Ambulance Billing Best Practice: Understand Prior Authorization Rules for Non-Emergent Transports

Ambulance Billing & EMS Best Practices

Understand Prior Authorization Rules for Non-Emergent Transports

This blog post is part of a series that addresses ambulance billing services. Our ambulance billing blog series highlights tips and insights to help you improve ambulance billing efficiency, lower ambulance claim rejections, and get reimbursed faster.

It’s an ideal time to revisit the prior authorization rules and review practices that can quicken approval processes. 

With the recent news that CMS extended the testing of the Medicare Prior Authorization Model for Repetitive, Scheduled Non-Emergent Ambulance Transports through December 1, 2020, we thought it might be a good time to revisit the prior authorization rules and offer some tips for quick and accurate turnaround in the approval processes. 

States currently working under the Prior Authorization Model include Delaware, the District of Columbia, Maryland, New Jersey, North Carolina, Pennsylvania, South Carolina, Virginia, and West Virginia. 

Not in one of these states? CMS is working towards a nationwide expansion of the Act, so be prepared. Even if you’re not part of the model yet, these tips can help ensure your documentation supports medical necessity.

Establish Medical Necessity Before Providing Services

Palmetto GBA released an Ambulance Prior Authorization Tips sheet that does a good job of breaking out two potential paths for determining if a Repetitive, Scheduled Non-Emergent Ambulance Transport meets medical necessity.

This tip sheet can be shared with EMS call intake staff and dispatchers responsible for coordinating Physician Certification Statements or prior authorizations, as well as crew members responsible for verifying medical necessity before transporting, and of course, billing staff that will need to make sure all the patient records support billing.

Reminder — Diagnosis codes alone do not support medical necessity and are not enough for prior authorization approval. You need to paint a picture that includes the patients structural, functional, or mental impairments, as well as activity and mobility limitations.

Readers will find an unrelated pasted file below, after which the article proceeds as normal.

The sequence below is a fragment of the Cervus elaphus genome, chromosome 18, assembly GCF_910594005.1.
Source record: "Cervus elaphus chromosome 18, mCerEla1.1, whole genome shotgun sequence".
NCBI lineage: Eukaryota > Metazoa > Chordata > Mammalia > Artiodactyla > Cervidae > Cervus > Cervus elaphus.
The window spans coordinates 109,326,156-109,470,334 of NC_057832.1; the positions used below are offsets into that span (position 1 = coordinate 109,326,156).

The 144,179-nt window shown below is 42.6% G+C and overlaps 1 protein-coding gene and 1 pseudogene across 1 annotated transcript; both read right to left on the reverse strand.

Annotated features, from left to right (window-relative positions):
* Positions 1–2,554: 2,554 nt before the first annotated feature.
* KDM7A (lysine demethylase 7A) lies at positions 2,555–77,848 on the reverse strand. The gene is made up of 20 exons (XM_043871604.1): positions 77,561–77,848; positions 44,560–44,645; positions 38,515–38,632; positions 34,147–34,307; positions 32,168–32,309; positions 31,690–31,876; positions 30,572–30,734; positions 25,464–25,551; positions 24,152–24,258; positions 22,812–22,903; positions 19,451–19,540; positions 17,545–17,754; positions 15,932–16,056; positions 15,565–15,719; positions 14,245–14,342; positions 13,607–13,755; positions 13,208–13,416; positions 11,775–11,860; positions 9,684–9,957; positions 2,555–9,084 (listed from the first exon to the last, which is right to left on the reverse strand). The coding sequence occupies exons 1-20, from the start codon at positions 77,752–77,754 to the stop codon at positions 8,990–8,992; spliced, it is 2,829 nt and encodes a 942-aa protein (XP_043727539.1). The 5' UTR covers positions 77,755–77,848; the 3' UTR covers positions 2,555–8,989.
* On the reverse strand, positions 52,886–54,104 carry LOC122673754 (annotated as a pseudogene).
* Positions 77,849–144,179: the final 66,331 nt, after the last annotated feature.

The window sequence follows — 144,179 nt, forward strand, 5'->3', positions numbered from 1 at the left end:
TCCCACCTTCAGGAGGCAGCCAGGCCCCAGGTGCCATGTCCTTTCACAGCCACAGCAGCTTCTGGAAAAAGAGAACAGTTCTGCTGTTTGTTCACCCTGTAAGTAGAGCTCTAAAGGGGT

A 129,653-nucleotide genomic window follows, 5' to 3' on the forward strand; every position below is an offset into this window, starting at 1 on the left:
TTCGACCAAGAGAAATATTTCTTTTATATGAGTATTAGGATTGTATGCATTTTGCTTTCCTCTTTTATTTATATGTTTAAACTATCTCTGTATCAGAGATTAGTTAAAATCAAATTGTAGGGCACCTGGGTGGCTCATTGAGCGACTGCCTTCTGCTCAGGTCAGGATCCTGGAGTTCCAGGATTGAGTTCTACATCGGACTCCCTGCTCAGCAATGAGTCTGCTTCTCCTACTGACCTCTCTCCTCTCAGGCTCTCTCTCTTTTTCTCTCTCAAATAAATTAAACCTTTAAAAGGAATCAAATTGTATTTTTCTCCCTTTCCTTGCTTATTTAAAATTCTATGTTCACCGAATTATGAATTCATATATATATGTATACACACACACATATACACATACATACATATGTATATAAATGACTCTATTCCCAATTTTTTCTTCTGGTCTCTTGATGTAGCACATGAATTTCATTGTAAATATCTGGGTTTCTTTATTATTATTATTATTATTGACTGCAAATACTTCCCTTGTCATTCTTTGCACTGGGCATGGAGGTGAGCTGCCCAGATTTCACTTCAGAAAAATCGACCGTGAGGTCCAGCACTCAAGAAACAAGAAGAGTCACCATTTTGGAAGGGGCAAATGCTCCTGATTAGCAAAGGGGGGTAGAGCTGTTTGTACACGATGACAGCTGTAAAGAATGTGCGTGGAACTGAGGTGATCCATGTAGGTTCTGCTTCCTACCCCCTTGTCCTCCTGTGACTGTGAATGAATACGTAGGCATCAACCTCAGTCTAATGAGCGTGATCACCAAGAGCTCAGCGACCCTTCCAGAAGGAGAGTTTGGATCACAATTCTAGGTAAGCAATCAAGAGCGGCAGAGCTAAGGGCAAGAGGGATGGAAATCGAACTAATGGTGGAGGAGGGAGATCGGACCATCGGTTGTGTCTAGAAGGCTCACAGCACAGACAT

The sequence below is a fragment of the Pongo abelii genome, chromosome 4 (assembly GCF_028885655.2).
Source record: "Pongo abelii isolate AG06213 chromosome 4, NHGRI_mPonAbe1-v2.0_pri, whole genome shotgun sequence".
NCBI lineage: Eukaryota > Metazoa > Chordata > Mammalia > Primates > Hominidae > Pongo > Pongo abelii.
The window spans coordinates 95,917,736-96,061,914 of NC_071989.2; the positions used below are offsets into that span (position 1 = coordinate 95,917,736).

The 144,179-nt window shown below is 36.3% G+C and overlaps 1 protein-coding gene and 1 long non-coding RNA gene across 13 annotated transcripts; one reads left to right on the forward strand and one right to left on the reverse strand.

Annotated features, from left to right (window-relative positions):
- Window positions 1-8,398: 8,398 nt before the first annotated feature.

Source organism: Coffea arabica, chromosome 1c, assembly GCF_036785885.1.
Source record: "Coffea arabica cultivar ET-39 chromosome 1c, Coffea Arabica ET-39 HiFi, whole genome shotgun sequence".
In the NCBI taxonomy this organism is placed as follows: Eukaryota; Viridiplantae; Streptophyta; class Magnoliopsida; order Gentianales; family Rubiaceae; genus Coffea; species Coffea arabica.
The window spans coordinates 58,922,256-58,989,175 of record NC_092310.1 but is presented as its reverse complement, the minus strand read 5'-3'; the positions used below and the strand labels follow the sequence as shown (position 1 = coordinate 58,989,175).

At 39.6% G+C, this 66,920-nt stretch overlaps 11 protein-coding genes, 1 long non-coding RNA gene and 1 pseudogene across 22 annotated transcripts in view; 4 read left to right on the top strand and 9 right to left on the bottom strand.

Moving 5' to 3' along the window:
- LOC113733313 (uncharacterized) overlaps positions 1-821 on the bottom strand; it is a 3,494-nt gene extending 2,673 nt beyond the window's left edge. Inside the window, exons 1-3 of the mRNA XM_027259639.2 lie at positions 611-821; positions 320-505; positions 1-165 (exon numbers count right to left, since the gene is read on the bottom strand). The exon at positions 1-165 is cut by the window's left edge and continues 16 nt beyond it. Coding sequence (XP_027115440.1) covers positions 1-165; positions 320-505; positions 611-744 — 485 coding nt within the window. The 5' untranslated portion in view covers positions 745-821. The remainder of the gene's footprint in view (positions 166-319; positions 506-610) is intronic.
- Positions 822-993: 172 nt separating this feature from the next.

Create a Protocol to Consistently Document Data Required for Prior Authorization

Uniformly following a protocol that defines how EMS staff establishes medical necessity and consistently documents patient data required for Prior Authorization can help you avoid delays and minimize the need to follow-up on incomplete or contradicting reports.

Make Friends Not Enemies with Facilities

The stronger the relationship is between your EMS staff and the facility staff, the more likely you are to get complete and accurate patient records that support medical necessity/prior authorization in a timely fashion. EMS staff and facilities need to feel like they are working on the same team, which they are, sharing a common goal to provide high-quality care. This can’t be done if care is postponed or denied because of communication breakdowns among team members.

Consider Timing — It’s Everything 

Prior authorization requests are accepted when they are submitted with all the required information. To avoid claim payment delays, agencies should submit prior authorization requests 10-15 days before the start of scheduled repetitive services.

To avoid payment interruptions, submit subsequent prior authorization requests no later than 10 business days before the end of the 60-day period. On the cover sheet, in the Start Date of Authorization field, specify the start date of the next period. Ensure that date is after the end of the prior 60-day period.

Novitas Solutions offers prior authorization Deadlines and Decision Notification guidance, including a good outline of how to handle subsequent Medicare prior authorizations.

Understand Prior Authorization Rules for Various Commercial Payers

There are several commercial insurances that also require prior authorizations. The difficulty is, every commercial payer handles prior authorizations differently. 

A best practice suggestion is to document specific payer roles in your EMS software under the payer setup, making it easier and quicker for staff in charge of obtaining prior authorizations to know what steps need taken.

Prepare for Inappropriately Denied Prior Authorizations

You can increase your chances of success in overturning a prior authorization denial by making sure all clinical information is included with the appeal, including any data that may have been missing from the initial prior authorization request. Your EMS software should have a feature that allows you to store all of the supporting documents with the patient record, making it quick and easy to organize and submit your appeal.

Make Prior Authorizations Less Complicated

Ambulance transport prior authorizations can appear to be complicated.  However, again, creating protocols and systems within an electronic workflow, and educating EMS staff, including dispatchers, crews and billers can reduce the amount of EMS billing errors, denials, and user frustration.

Stay on Top of Rule Changes and Correct Documentation with AIM 

AIM EMS Billing Services is here to help you stay on track when federal and state changes occur. Let our team of experts handle prior authorization rules for non-emergent transports and ensure that your documentation supports medical necessity. You no longer need to worry about ambulance billing challenges when AIM is on your side. 

Call us at 1-800-726-4690, fill out our online information request form, or read more about EMS best practices.

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Topics: Ambulance Billing EMS Best Practices